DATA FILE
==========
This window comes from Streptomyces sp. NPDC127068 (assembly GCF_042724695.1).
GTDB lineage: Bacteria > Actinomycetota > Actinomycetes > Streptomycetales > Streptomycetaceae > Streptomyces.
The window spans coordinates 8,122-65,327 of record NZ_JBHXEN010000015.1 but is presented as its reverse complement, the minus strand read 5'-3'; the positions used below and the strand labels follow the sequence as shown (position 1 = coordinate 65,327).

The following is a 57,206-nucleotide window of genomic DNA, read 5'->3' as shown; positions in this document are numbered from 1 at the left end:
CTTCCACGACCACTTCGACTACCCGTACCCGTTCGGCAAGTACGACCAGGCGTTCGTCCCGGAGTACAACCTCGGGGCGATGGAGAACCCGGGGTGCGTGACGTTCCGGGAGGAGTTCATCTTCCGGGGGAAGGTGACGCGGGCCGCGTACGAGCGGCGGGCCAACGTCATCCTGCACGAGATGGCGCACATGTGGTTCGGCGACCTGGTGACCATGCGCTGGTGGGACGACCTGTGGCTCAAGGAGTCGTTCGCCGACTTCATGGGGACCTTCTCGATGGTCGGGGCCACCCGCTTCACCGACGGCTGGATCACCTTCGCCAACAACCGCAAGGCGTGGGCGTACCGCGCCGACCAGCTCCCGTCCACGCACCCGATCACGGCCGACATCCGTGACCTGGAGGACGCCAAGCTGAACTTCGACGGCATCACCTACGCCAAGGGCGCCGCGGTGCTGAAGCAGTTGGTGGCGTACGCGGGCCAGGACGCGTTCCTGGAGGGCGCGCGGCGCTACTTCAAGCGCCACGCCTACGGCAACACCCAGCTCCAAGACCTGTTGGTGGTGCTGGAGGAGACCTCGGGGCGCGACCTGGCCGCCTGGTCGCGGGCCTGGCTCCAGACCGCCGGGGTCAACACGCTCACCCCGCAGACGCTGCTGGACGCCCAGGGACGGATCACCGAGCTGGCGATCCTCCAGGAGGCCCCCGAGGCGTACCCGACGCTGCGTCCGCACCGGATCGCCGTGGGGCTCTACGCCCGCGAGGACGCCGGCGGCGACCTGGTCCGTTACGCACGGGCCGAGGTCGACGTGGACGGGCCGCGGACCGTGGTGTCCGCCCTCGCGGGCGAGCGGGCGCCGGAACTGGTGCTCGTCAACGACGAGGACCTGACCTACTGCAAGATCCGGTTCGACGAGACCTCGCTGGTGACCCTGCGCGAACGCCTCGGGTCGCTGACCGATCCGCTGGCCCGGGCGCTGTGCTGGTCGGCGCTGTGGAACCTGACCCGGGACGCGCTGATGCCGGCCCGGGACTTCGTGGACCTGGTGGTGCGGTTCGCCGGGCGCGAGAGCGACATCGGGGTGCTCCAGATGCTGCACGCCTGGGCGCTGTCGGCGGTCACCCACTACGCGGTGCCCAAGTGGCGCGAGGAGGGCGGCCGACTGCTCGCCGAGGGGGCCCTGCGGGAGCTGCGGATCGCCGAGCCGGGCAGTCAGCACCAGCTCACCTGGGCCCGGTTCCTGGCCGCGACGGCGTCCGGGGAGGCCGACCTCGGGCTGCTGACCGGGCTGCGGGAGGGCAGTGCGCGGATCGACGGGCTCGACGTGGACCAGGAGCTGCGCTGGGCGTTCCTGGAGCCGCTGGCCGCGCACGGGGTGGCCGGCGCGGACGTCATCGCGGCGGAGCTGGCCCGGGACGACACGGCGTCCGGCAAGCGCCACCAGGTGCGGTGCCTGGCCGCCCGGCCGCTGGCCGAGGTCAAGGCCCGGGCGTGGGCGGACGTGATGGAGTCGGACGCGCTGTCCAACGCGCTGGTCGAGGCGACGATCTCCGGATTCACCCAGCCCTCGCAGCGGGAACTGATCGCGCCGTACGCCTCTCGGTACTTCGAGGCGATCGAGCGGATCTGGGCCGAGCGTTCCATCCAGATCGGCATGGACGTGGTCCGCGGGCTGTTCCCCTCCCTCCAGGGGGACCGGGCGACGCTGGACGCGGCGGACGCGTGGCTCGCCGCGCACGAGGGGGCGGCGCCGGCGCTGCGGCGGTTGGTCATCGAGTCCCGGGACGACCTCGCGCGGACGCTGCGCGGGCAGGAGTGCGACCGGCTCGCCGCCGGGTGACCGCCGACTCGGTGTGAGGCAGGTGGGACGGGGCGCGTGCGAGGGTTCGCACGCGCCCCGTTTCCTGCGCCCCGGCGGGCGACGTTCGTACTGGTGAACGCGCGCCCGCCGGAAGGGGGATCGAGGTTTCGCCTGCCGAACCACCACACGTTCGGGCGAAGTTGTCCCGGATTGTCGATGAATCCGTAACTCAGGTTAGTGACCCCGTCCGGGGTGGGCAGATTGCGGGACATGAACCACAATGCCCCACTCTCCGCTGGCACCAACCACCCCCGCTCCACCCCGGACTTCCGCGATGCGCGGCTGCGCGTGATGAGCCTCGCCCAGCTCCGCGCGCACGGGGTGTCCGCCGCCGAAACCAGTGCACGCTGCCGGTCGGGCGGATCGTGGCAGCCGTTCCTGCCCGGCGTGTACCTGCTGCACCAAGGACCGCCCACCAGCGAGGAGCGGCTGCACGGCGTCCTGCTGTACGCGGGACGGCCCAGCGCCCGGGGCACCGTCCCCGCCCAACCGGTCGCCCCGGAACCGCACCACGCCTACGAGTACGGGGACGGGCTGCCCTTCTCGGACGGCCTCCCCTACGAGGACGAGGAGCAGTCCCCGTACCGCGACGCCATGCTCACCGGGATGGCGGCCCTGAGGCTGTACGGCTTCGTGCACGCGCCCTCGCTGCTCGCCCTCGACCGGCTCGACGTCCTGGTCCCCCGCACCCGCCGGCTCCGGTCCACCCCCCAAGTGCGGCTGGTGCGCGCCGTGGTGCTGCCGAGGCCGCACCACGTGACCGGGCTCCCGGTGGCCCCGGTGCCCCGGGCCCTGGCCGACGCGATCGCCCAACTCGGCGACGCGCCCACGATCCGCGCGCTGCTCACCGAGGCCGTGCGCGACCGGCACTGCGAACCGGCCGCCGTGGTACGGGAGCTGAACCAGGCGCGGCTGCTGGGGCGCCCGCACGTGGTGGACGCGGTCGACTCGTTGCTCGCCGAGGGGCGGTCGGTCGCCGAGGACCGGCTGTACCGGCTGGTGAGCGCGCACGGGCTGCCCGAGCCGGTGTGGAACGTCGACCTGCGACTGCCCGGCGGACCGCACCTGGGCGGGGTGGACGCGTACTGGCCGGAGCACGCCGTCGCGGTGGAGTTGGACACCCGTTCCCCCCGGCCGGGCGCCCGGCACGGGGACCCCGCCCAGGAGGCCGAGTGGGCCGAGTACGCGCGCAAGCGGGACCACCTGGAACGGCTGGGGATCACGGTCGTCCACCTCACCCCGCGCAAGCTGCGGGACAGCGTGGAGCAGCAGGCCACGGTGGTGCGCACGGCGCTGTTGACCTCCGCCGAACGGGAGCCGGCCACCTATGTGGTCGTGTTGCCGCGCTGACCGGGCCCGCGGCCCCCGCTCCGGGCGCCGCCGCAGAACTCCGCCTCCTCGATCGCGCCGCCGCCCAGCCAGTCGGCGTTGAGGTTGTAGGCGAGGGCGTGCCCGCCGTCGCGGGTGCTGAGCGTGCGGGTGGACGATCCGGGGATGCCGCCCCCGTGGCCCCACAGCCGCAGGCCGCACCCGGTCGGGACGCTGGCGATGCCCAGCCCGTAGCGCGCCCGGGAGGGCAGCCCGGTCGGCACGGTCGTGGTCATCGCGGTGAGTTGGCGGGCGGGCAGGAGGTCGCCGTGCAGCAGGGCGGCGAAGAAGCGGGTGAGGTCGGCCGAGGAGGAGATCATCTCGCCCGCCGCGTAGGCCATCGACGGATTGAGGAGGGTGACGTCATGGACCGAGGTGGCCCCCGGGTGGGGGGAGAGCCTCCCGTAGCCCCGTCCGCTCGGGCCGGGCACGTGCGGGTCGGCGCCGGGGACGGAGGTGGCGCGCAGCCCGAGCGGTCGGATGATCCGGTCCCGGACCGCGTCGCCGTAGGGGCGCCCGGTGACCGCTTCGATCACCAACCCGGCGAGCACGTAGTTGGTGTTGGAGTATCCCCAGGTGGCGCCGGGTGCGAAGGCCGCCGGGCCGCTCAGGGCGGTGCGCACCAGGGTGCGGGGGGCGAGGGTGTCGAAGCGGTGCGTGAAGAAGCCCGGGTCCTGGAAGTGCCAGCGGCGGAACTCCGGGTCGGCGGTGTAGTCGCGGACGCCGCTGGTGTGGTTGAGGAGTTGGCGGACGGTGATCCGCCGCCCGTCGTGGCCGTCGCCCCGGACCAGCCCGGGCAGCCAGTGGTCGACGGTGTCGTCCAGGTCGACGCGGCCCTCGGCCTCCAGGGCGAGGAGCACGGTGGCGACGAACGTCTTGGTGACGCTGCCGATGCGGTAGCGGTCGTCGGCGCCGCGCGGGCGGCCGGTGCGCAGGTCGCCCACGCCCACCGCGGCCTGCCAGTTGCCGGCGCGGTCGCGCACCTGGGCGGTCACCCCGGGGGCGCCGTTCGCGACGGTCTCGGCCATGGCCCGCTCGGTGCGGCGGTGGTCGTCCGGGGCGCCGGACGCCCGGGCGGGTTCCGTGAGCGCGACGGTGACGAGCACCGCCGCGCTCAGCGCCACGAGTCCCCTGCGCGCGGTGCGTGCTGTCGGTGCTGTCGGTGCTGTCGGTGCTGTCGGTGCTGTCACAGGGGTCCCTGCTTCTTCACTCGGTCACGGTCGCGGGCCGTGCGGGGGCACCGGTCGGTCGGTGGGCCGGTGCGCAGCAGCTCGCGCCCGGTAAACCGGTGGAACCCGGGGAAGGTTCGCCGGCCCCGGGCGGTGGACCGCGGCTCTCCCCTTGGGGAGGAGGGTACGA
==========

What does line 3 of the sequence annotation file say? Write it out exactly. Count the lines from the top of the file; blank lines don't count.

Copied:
The window spans coordinates 8,122-65,327 of record NZ_JBHXEN010000015.1 but is presented as its reverse complement, the minus strand read 5'-3'; the positions used below and the strand labels follow the sequence as shown (position 1 = coordinate 65,327).